Standing on the top of the bank once more, he stared for quite some time in the general direction of where he thought he spotted this strange thing, but saw nothing more than ancient stone, wood and ceramic structures of centuries past. Had the framework been simply black, he would have dismissed it as a particle stuck in his eyes, but it was clearly aluminum colored, and very precisely curved and round, like well designed lightweight framing for an experimental aircraft, or some of the architectural student projects at the university.

He walked toward where he thought it had been. Shop fronts, multiple floors with storage or apartments, uneven rooflines and a few facades. As he walked closer, he tried to remind himself not to absorb the scene as something he passed a hundred times before, but to see it afresh. As he stood examining the awning of a bakery, out of the corner of his eye, he caught a movement. Something in his brain registered it as an anomaly, though not fully conscious. Behind him a couple of people suddenly began yelling rudely at each other. Even as he turned, a mob was gathering, and before his eyes quite took in the scene, the sound of police whistles and a couple of sirens. It meant, of course, that he needed to leave the area immediately, as the police notoriously rounded up everyone in the vicinity of any unusually noisy mob like this.

Again, somewhere in his mind, just below the conscious level, it registered that his hand had brushed a flat surface. It was in the arched doorway of some ancient stone structure. The wooden doors were deeply recessed, but he was sure his hand had remained in the air space outside the arch. As he ran down an alley leading away behind the shops, his mind suspended the signals for awhile. All his attention was focused on getting away from the disturbance, and this meant zigzagging through a warren of alleys, ancient stairways, porticoes, etc.

Alone in his bed that night, he dozed, troubled with insistent mental activity just off to one side of his exhaustion. Suddenly he came upright. As the fuzzy and smoky dream world faded, the image stood in stark clarity: His hand had brushed a flat surface where there should have been open air. He glanced at the spot on the edge of his hand, which in memory tingled from the feel of something almost like fine-grained sandpaper. He didn’t sleep any more that night, as he struggled to connect the odd sensation with a specific place.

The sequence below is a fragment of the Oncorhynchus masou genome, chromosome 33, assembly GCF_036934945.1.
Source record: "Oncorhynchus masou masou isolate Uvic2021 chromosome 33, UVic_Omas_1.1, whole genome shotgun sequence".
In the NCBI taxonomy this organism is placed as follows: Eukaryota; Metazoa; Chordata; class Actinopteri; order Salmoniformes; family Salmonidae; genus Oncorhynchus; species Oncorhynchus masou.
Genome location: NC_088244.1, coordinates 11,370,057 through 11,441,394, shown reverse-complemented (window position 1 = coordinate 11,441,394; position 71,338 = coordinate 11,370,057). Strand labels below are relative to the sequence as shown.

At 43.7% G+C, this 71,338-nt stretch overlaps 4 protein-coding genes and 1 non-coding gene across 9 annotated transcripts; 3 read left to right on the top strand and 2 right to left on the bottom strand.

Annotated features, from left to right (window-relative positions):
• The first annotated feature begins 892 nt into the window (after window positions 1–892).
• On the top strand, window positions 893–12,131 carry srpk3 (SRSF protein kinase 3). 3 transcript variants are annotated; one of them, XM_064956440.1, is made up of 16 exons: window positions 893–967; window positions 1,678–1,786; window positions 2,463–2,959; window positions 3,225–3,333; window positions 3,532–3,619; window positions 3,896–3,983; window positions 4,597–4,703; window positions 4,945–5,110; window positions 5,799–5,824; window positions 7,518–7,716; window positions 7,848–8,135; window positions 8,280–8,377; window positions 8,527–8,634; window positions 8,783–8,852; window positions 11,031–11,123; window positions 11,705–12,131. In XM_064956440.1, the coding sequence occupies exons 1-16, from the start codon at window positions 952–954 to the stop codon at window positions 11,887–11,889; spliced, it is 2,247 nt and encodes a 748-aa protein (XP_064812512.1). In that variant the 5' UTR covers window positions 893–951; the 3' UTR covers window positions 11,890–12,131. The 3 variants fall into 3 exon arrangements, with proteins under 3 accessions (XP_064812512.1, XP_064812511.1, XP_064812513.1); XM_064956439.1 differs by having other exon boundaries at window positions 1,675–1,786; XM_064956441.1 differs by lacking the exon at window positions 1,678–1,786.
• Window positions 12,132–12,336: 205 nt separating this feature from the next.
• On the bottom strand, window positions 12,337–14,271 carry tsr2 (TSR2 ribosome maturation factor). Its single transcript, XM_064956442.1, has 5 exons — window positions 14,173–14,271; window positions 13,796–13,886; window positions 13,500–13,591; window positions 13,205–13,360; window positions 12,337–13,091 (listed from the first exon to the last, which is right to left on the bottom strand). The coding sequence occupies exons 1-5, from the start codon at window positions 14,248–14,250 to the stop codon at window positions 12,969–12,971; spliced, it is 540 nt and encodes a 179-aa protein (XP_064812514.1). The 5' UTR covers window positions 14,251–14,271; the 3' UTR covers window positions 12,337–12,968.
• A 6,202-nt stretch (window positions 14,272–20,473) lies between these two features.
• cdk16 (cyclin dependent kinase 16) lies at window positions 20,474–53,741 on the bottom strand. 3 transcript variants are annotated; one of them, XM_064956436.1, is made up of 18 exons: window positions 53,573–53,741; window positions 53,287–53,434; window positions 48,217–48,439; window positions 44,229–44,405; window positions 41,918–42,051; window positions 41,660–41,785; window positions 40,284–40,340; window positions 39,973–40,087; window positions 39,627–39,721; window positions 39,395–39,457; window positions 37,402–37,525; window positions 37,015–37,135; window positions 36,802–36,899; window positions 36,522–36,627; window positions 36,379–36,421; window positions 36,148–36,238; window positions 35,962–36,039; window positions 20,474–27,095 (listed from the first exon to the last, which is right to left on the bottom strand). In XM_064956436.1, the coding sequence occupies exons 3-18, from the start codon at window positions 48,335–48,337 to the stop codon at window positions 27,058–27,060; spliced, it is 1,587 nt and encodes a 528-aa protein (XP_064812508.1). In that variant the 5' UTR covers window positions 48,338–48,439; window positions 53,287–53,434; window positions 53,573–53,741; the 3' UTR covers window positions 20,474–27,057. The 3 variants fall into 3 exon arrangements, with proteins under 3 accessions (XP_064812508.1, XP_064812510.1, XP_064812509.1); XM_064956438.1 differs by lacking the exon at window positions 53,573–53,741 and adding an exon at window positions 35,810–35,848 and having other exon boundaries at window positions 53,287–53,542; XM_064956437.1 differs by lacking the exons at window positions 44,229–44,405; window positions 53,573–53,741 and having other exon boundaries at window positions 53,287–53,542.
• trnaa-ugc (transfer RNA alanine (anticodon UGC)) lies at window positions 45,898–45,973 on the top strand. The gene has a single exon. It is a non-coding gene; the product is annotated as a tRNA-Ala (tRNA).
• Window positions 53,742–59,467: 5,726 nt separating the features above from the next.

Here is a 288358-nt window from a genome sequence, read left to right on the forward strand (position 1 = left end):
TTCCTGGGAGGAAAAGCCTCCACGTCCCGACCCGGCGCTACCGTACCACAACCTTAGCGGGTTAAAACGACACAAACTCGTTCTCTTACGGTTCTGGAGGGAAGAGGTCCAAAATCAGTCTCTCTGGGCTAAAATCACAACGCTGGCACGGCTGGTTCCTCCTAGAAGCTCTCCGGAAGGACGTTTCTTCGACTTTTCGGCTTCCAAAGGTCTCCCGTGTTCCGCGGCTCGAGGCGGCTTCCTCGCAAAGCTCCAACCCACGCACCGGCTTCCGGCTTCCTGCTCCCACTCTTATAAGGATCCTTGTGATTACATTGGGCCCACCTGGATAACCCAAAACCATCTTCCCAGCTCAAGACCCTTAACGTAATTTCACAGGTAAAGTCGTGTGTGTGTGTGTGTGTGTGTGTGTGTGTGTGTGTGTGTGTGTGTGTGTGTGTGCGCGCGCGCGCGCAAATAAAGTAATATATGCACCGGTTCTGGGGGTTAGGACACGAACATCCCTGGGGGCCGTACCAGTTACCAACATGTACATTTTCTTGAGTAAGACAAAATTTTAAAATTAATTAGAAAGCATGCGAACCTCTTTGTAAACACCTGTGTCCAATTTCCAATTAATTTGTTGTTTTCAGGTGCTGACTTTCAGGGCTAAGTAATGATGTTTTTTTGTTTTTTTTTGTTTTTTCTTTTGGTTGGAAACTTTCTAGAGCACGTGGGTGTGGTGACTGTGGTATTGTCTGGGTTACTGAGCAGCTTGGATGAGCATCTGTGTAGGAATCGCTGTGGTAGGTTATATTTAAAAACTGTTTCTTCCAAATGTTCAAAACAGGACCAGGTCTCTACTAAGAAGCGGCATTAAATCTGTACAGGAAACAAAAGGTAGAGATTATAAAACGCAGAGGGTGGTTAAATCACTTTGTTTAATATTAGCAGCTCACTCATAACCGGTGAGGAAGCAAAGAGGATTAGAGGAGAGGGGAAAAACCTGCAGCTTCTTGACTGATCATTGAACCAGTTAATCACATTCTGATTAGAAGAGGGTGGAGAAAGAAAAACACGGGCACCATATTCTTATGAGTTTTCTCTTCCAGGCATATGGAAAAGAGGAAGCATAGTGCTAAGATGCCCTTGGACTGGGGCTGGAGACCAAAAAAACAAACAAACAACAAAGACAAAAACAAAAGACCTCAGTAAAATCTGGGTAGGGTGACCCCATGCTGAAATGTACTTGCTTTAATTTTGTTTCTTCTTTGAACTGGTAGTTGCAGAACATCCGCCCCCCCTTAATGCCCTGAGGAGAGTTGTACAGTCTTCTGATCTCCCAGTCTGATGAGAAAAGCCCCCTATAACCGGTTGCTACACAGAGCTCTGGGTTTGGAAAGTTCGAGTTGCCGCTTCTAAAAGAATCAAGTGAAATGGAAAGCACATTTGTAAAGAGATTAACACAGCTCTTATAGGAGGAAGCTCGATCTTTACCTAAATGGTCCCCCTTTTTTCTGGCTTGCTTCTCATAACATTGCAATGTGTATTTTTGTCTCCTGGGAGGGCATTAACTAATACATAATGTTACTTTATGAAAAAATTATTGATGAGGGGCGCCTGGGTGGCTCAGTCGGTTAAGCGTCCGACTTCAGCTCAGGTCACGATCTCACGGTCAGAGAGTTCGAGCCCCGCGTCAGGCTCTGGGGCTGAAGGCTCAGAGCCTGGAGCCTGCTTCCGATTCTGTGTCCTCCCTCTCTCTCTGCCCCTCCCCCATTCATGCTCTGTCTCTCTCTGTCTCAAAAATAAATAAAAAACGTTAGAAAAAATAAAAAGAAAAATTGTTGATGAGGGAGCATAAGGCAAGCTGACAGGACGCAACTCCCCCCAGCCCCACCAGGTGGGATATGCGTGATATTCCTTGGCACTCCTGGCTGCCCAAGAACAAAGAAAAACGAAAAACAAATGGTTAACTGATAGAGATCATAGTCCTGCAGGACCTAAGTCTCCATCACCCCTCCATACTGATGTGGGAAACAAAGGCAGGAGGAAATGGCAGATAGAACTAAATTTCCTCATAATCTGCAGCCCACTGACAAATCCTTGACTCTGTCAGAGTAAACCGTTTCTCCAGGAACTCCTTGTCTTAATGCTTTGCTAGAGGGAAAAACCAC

For reasons no one could ever explain, he failed to match the place with the experience. The next day, after finishing his work in the shop, he wandered, searching for the place where the river, which meandered throughout the entire city, had been drained for the bridge repair. He never found any sign of it. Just about every open plaza faced the river, backed by pretty much the same architecture. So he kept checking each bakery, as there were dozens, and at least one for each square. He walked around in front of each, but worried about putting his hands out like a blind man. Odd behavior like that brought too much attention, first from some helpful passerby, and then the ubiquitous police.

Still, he persisted in an almost feverish effort every evening. Each night, he went home and slept poorly, if at all. It was always the same. As soon as the real world began slipping away, the sensation would strike him with forceful clarity, and the glimpse of the framework haunted him. Finally, he decided there was no point in going back to his tiny apartment, since he wasn’t going to sleep. Instead, he vowed to stop and wait until it got dark, when feeling his way around would not draw so much attention.

Having numbered each plaza in his mind, he went to the first in the sequence and waited. It occurred to him he was very lucky it was Friday night, when wandering around until the wee hours of the morning was not all that unusual. As he sat, his mind wandered again through all the possible explanations. His tentative conclusion was utterly insane: One part of that